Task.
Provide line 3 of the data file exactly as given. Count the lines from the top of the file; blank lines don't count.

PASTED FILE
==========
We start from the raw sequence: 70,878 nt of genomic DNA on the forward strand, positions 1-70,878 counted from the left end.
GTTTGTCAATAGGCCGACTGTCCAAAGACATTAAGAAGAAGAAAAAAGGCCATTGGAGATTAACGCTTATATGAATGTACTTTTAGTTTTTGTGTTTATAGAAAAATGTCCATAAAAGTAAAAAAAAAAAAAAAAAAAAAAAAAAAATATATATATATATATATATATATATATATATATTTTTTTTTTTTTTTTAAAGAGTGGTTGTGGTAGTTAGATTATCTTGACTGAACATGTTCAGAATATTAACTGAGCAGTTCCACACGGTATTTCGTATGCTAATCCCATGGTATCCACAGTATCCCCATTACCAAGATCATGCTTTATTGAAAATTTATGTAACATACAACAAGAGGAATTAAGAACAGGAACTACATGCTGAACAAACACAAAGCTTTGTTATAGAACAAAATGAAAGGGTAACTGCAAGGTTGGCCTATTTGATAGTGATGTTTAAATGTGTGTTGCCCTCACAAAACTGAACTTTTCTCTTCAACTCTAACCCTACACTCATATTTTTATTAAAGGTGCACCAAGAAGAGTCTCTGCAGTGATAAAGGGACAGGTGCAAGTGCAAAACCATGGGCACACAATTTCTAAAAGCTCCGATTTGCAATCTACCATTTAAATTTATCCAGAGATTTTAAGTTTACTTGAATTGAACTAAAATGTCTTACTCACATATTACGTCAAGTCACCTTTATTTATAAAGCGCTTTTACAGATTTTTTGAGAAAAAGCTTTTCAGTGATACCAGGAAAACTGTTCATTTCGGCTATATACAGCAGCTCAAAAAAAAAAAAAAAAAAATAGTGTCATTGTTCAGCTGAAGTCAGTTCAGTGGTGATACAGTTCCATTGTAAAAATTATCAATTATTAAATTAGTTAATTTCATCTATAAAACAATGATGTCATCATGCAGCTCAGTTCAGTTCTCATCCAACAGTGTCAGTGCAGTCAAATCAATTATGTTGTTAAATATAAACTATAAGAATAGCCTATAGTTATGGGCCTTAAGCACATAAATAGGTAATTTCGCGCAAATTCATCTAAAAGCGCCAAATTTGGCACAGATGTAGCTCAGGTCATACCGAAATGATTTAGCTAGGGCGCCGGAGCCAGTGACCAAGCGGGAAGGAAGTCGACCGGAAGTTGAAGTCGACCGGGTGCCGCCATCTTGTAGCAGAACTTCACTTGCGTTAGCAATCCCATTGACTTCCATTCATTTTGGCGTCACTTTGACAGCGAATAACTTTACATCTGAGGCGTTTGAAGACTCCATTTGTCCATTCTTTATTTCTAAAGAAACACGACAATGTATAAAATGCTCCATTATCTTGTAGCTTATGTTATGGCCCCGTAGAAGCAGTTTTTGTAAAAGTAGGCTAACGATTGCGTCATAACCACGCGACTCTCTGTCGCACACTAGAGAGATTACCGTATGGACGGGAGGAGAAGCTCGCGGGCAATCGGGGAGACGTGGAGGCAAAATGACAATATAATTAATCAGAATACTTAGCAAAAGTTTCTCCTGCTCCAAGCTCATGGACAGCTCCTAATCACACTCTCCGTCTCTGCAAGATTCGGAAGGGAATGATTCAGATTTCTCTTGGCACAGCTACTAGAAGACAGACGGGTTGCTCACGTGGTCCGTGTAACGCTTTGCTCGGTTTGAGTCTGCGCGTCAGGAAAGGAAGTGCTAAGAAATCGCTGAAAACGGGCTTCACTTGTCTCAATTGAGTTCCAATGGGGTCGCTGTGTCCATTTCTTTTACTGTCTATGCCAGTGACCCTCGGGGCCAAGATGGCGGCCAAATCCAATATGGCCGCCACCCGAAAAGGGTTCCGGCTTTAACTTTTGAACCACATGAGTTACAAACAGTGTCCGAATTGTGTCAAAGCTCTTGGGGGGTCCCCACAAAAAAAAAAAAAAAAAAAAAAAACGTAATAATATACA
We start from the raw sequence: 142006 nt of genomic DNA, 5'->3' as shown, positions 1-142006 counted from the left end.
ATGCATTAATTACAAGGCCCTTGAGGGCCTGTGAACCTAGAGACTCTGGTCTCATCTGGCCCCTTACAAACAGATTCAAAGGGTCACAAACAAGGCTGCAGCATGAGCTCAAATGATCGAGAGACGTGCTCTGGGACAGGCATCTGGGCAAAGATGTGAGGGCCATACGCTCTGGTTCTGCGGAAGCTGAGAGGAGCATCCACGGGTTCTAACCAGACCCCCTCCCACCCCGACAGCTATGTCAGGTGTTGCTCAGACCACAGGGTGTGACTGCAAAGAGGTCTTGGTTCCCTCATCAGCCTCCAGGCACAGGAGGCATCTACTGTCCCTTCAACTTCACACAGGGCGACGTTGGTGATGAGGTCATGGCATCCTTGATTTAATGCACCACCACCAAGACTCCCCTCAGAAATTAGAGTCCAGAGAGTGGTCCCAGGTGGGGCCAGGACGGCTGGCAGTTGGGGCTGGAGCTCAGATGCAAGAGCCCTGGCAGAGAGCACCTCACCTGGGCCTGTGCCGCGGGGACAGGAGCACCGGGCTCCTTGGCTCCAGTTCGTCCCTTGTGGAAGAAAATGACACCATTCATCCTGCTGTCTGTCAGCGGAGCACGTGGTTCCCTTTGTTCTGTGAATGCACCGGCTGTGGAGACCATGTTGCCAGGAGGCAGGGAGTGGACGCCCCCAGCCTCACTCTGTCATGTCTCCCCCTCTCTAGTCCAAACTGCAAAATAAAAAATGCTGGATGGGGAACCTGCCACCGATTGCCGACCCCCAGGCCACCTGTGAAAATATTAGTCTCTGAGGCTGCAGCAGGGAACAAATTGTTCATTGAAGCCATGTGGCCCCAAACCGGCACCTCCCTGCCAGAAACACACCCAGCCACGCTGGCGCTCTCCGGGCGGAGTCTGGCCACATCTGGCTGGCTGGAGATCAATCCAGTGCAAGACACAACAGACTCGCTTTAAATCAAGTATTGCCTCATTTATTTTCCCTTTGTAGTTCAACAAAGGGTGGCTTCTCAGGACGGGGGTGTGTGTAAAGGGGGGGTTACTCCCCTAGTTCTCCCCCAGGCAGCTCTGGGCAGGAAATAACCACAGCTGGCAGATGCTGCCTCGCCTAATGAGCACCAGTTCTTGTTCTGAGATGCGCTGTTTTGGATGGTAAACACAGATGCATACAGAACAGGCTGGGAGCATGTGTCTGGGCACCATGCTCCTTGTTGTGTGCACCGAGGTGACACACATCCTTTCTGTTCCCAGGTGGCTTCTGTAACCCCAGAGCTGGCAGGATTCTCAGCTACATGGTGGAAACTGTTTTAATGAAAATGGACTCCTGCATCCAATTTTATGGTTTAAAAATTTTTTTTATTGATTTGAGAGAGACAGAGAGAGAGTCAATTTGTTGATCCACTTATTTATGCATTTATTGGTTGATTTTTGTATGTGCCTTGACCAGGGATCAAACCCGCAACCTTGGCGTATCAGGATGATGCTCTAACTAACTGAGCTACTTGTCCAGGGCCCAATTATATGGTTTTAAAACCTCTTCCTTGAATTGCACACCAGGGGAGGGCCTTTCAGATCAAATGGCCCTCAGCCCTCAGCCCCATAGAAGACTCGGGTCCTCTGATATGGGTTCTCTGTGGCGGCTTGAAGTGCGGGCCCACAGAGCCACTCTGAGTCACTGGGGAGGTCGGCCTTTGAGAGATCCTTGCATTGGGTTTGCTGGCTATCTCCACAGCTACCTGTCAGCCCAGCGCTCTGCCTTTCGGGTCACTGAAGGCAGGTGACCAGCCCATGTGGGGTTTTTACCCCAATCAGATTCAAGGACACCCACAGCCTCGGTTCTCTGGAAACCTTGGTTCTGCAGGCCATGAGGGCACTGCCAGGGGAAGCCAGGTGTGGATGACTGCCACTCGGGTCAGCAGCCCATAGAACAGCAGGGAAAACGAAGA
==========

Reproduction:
We start from the raw sequence: 142006 nt of genomic DNA, 5'->3' as shown, positions 1-142006 counted from the left end.